Employers in Clark County, Arkansas, need workers with hands-on experience and skills that can be introduced in high school
By JOEL PHELPS | arkadelphian.com
Wearing clothes soiled from a hard day’s work, Derek Helms left his farming operation Tuesday evening in hopes of hearing promising news. As the sun set over a cool autumn evening, he stood listening at the back of a room otherwise packed with educators donning business-casual attire.
Helms, a dairyman and soybean producer with a farm on the outskirts of Arkadelphia, needs a good farmhand: “Just somebody who knows some basics, like how to work on and drive a tractor,” Helms would tell us after hearing a 20-minute PowerPoint presentation aimed at introducing agriculture into the curriculum at Arkadelphia High School.
Agriculture hasn’t been taught at AHS since the 1980s. That course is set to change if workforce leaders and educators are on board with the launch of a Future Farmers of America program and some classes that accompany it. For some, it’s imperative that skills like carpentry and welding be taught in high school.
Local employers are constantly looking for trained workers, Shelley Short, CEO of the jobs-focused Arkadelphia Alliance, told the Arkadelphia Board of Education. A skilled, available workforce “is the number-one driver for where [companies] land,” said Short, who lately has been at the forefront of putting agriculture instruction in Arkadelphia classrooms. Short said having a pool of skilled individuals is more important to job growth and retention than all other factors in economic development — even the millions of dollars in incentives Clark County has to offer to prospective companies.
Short said she is committed to making ag instruction “a reality” in Arkadelphia, and has been in talks with the heads of numerous local industries, who all agree that ag should be taught to high-schoolers. Many, she said, are even prepared to help the school district financially or by providing materials and/or tools needed for the instruction.
Right now, the district is only considering the addition of ag instruction, but it’s likely the school board will favor the option. Tuesday’s presentation was an introduction to the possibilities, and district leaders don’t appear to have a timeline for making a decision.
Survey says: AHS students and parents interested in FFA
April Shepherd, career and technical coordinator for Dawson Education Service Cooperative, provided the bulk of the information at Tuesday’s meeting in a 20-minute PowerPoint presentation. Shepherd offered statistics from a recent survey and told the board what the district needs in order to make an ag program a reality.
Of 393 AHS students who responded to the survey, a whopping 62.8% hadn’t heard of an agricultural program until that point. After learning about it, 47% said they were interested in enrolling, with 39% saying “maybe” and 14% saying they had no interest.
Of the 108 AHS parents who responded to a similar survey, 77% said career and technical training are “very important” and 92% agreed that such a program is needed at the high school. Shepherd went on to provide numerous statistics related to the labor market and where agriculture falls into those needs.
What the district needs
What the district needs to start an ag program is slightly more than $11,000 (a state startup grant would cover 85% of the total $74,000), a building, a certified ag teacher and an active FFA chapter.
The district, Shepherd said, would have the option of easing into ag learning. A 9th grade introductory course could be offered at first, she said, to see if there’s interest in the program. If the interest is there, more advanced courses could be added.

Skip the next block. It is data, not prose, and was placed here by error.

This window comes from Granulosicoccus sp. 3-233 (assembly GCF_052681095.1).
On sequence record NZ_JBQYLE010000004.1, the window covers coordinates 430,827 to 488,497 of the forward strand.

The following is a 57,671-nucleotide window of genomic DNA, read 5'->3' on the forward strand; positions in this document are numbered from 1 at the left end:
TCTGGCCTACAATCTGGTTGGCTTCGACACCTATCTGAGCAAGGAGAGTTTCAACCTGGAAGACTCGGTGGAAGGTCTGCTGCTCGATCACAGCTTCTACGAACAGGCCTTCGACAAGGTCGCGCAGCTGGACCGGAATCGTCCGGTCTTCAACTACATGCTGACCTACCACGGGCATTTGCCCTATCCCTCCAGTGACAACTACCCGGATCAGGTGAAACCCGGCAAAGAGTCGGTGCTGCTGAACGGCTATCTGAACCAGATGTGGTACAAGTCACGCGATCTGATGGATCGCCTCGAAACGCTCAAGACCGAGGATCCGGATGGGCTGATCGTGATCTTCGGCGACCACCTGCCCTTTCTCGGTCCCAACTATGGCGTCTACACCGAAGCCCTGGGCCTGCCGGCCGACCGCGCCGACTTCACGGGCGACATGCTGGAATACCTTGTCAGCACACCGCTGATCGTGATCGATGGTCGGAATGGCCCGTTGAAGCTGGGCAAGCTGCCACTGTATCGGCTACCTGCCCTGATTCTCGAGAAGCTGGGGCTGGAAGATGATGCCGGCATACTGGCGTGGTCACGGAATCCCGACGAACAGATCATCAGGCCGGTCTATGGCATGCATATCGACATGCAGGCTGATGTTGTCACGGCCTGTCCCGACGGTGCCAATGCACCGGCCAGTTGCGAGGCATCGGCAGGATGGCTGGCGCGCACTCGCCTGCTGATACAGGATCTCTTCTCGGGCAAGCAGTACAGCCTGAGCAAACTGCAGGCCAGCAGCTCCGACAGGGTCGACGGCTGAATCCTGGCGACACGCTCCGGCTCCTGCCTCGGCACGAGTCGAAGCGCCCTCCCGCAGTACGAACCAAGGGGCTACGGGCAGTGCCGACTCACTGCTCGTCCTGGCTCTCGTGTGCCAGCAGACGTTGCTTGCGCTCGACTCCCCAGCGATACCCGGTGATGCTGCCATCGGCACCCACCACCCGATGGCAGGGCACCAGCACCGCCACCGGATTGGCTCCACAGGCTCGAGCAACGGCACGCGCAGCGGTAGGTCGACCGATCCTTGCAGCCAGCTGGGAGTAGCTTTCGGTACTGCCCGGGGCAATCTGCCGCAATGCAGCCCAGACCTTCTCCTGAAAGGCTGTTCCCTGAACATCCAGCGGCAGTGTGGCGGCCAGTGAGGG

Following the presentation, board president Blake Bell floated the idea that Shepherd return for a public Q&A session; she was on board with that notion.
Ag goes ‘hand-in-hand’ with regional job market
School board member Matt Johnson told us later that he’s a “huge proponent” of offering ag education to students. Johnson sells dimension lumber for Anthony Timberlands. “We’re in a huge forestry area,” Johnson told us, so giving students the option of ag-related coursework “fits hand-in-hand” with employers’ needs. Preparing students for trades like logging, he added, is essential to keeping future generations close to home.
An FFA program could also be a marketing tool for attracting families to the district. “A lot of our school districts around us offer it,” Johnson said. “In this day and age of School Choice, we have to be competitive in drawing students in.” In the past, the district has lost students to nearby Centerpoint Public Schools, which boasts one of the most successful FFA programs in the state. Centerpoint is known for its meat processing facility.
Initial plans exclude animal, plant science
District leaders in Arkadelphia have said it’s likely that an ag program at AHS would initially include only metal working and carpentry; plant and animal sciences would follow suit later.
Johnson said he favors an all-in approach to incorporate the whole gamut of agriculture instruction, but is also OK with testing the waters first to get the program started.
Helms said he hopes the district will include all aspects of ag instruction — including the plant- and animal-based sciences — into the curriculum to ensure inclusion of the whole student body.
For now, district stakeholders will have to wait on a decision or discuss their concerns and ideas with administrators or school board members.
Helms was back at work Wednesday morning at the Helms Dairy farm, still short-handed but optimistic about the prospect of ag education at AHS. “We are constantly short on quality help,” Helms said. “I’ve got excavation work stacked up because I can’t keep help working, and farm labor is a struggle.”
An FFA program, he added, would be a sight for sore eyes and calloused hands: “We need it.”